As an Australian-Chinese psychologist, I’m what they call ‘multicultural’; I live in two worlds. Recently my partner and I travelled to Hong Kong, returning to my roots, and then on to Shanghai. The purpose of this trip went beyond a simple vacation (and shopping – but that’s a topic for a different blog). It was an opportunity to spend time with family whom I hadn’t seen face to face in over 10 years and to see real Chinese life and culture up close and personal, in places where Chinese culture was formed.
- Shanghai workers do long hours, minimum 10 per day, often up to 16, for 6 or 7 days per week.
- Young children often live away from their parents (who work hard in Shanghai) with their grandparents. I met a woman from Sichuan, a province in China, who said she only sees her son once a year on Chinese New Year.
- For the working class in Shanghai, work is what people do to survive. Career choice and what city you live in is less of a lifestyle decision so much as a way to feed yourself and family and put a roof over their head. Basically, you are either rich, or you work at a customer service role until you are unable to do so.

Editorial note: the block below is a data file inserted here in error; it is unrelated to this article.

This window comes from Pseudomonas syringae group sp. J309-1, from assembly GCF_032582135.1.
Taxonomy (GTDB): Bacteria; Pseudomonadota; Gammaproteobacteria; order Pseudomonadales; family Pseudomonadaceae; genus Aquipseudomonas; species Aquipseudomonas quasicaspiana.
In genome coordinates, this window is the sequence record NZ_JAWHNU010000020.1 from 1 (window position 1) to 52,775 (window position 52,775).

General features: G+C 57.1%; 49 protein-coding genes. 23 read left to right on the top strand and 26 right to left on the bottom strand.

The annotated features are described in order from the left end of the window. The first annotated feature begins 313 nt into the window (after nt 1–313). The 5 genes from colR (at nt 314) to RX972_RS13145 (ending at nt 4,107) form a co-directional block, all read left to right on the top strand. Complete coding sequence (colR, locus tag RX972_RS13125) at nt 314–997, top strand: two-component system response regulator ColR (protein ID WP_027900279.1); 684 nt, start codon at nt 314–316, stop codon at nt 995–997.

- Girls are often a commodity in Shanghai – there are 10 boys for every girl and a girl often won’t marry a man unless he has a home of his own. The emphasis is on the man to acquire the car, the apartment, and to provide for his wife (although unless a couple are rich, both husband and wife will almost certainly work to survive).
- Sure there are well to do people in Shanghai for whom work is less survival focused, but the emerging middle class in China is still very small. A tiny percentage of people are very rich, but these are the exception. For most, the daily grind is unrelenting.
My father left Shanghai over 30 years ago and, for all that the city has changed immensely since then, the no holds barred competitiveness and survival focused work culture honed my understanding of his upbringing and view of the world. The culture and real world pressures that shaped his life, as well as the lives of so many Australians from countries less easy going than Adelaide, have implications for how we as Psychologists seek to develop a professional understanding of the unique circumstances of our client’s situation, and the approach taken in supporting our clients to overcome personal life challenges and improve their social and emotional well-being.
Gina Huisy (July, 2013).